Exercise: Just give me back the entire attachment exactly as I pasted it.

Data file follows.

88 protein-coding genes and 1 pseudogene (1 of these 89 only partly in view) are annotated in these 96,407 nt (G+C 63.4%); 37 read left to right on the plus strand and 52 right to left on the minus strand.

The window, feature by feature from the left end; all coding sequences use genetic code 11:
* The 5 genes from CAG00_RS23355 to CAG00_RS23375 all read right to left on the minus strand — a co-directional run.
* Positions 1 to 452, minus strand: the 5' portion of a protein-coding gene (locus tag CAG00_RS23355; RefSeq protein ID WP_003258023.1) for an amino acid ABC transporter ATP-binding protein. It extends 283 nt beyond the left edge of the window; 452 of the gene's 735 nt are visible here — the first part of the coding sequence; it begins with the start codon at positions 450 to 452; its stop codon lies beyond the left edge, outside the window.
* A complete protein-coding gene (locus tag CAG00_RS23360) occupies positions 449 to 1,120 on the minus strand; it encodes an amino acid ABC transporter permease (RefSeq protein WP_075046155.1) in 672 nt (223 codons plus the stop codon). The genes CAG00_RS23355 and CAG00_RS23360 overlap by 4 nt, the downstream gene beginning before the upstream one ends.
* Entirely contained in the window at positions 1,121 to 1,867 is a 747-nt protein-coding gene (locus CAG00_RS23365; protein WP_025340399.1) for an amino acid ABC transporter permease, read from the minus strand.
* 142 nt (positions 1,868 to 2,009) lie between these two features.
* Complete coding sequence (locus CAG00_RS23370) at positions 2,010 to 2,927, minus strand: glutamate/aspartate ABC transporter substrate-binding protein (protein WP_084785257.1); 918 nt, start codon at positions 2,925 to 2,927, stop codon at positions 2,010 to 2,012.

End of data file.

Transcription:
88 protein-coding genes and 1 pseudogene (1 of these 89 only partly in view) are annotated in these 96,407 nt (G+C 63.4%); 37 read left to right on the plus strand and 52 right to left on the minus strand.

The window, feature by feature from the left end; all coding sequences use genetic code 11:
* The 5 genes from CAG00_RS23355 to CAG00_RS23375 all read right to left on the minus strand — a co-directional run.
* Positions 1 to 452, minus strand: the 5' portion of a protein-coding gene (locus tag CAG00_RS23355; RefSeq protein ID WP_003258023.1) for an amino acid ABC transporter ATP-binding protein. It extends 283 nt beyond the left edge of the window; 452 of the gene's 735 nt are visible here — the first part of the coding sequence; it begins with the start codon at positions 450 to 452; its stop codon lies beyond the left edge, outside the window.
* A complete protein-coding gene (locus tag CAG00_RS23360) occupies positions 449 to 1,120 on the minus strand; it encodes an amino acid ABC transporter permease (RefSeq protein WP_075046155.1) in 672 nt (223 codons plus the stop codon). The genes CAG00_RS23355 and CAG00_RS23360 overlap by 4 nt, the downstream gene beginning before the upstream one ends.
* Entirely contained in the window at positions 1,121 to 1,867 is a 747-nt protein-coding gene (locus CAG00_RS23365; protein WP_025340399.1) for an amino acid ABC transporter permease, read from the minus strand.
* 142 nt (positions 1,868 to 2,009) lie between these two features.
* Complete coding sequence (locus CAG00_RS23370) at positions 2,010 to 2,927, minus strand: glutamate/aspartate ABC transporter substrate-binding protein (protein WP_084785257.1); 918 nt, start codon at positions 2,925 to 2,927, stop codon at positions 2,010 to 2,012.